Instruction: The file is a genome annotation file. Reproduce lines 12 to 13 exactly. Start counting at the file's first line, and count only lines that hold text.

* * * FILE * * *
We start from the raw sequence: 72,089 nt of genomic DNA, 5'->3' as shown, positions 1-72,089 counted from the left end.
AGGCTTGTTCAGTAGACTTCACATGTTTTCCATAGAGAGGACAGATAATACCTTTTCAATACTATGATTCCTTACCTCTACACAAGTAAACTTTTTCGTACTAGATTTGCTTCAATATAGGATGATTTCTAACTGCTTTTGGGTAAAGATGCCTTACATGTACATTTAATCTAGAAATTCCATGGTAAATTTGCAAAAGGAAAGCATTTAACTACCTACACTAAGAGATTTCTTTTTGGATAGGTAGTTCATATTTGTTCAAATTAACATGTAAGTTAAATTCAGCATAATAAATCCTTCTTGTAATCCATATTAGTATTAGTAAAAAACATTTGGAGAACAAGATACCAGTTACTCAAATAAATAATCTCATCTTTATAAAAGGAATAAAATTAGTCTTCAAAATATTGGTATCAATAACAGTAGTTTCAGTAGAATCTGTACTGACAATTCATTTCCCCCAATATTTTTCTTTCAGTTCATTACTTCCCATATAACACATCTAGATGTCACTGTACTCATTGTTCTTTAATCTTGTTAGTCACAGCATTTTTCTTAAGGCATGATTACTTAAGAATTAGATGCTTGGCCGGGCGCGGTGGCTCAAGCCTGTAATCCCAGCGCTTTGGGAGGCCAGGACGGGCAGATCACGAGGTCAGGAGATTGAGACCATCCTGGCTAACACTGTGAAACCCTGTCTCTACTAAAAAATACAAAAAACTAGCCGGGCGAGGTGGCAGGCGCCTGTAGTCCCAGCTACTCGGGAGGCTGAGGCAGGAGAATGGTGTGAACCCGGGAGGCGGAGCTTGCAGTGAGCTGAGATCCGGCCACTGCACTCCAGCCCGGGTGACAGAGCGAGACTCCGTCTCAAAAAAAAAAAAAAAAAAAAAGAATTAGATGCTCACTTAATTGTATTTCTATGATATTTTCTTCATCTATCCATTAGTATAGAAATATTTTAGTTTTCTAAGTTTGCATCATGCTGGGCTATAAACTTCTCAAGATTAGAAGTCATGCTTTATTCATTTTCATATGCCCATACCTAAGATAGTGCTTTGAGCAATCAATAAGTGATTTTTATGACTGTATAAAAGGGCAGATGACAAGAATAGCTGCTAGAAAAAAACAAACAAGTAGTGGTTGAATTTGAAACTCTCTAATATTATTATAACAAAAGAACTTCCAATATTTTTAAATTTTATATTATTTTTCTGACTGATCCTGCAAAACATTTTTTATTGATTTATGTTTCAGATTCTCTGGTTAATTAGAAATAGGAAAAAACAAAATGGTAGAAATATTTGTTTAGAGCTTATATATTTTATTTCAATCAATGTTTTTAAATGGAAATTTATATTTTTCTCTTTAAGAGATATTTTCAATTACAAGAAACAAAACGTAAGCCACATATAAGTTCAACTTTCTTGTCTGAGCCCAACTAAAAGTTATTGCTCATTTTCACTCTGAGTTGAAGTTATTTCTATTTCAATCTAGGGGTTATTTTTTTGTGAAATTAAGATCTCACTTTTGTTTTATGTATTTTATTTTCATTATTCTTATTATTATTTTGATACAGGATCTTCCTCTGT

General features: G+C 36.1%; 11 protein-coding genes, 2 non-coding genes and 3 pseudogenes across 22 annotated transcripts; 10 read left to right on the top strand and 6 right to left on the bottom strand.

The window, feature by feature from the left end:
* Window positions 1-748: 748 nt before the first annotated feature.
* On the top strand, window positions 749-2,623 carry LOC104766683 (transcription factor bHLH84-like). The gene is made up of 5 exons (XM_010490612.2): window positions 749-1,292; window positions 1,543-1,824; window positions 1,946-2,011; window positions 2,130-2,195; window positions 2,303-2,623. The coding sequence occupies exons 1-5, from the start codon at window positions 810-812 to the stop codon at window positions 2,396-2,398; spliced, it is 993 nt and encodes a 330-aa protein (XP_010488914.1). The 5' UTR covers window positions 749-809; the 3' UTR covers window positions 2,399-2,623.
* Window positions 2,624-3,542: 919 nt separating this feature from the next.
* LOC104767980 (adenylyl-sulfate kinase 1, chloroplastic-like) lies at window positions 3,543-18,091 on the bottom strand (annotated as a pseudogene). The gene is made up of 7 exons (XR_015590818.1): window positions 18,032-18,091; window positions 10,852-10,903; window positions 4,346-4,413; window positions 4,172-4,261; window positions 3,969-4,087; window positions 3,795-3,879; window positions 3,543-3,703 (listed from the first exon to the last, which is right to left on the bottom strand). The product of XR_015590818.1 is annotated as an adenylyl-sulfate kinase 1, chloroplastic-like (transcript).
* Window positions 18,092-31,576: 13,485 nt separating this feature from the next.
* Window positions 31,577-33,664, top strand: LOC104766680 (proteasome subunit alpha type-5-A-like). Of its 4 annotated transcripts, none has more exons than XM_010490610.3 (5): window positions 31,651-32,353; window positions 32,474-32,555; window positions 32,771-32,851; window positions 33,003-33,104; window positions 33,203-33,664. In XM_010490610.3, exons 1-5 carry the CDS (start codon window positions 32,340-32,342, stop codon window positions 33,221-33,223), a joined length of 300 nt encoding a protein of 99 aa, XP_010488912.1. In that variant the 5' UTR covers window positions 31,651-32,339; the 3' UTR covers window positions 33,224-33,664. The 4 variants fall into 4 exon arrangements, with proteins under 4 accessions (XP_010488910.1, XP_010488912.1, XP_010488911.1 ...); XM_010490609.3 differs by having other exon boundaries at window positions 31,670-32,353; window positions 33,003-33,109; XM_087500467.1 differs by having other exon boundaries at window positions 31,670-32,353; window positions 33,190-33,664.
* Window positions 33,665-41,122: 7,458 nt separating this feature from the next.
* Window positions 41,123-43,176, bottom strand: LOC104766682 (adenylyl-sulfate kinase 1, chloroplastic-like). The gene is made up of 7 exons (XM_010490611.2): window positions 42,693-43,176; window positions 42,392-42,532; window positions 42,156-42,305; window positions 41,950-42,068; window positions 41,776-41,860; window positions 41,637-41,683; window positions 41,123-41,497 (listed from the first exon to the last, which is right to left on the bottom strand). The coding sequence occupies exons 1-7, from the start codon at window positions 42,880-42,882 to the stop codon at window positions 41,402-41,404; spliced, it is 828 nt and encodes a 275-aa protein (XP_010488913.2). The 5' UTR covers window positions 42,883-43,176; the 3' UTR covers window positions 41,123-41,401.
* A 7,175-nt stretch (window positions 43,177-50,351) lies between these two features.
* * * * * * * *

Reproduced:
* Window positions 41,123-43,176, bottom strand: LOC104766682 (adenylyl-sulfate kinase 1, chloroplastic-like). The gene is made up of 7 exons (XM_010490611.2): window positions 42,693-43,176; window positions 42,392-42,532; window positions 42,156-42,305; window positions 41,950-42,068; window positions 41,776-41,860; window positions 41,637-41,683; window positions 41,123-41,497 (listed from the first exon to the last, which is right to left on the bottom strand). The coding sequence occupies exons 1-7, from the start codon at window positions 42,880-42,882 to the stop codon at window positions 41,402-41,404; spliced, it is 828 nt and encodes a 275-aa protein (XP_010488913.2). The 5' UTR covers window positions 42,883-43,176; the 3' UTR covers window positions 41,123-41,401.
* A 7,175-nt stretch (window positions 43,177-50,351) lies between these two features.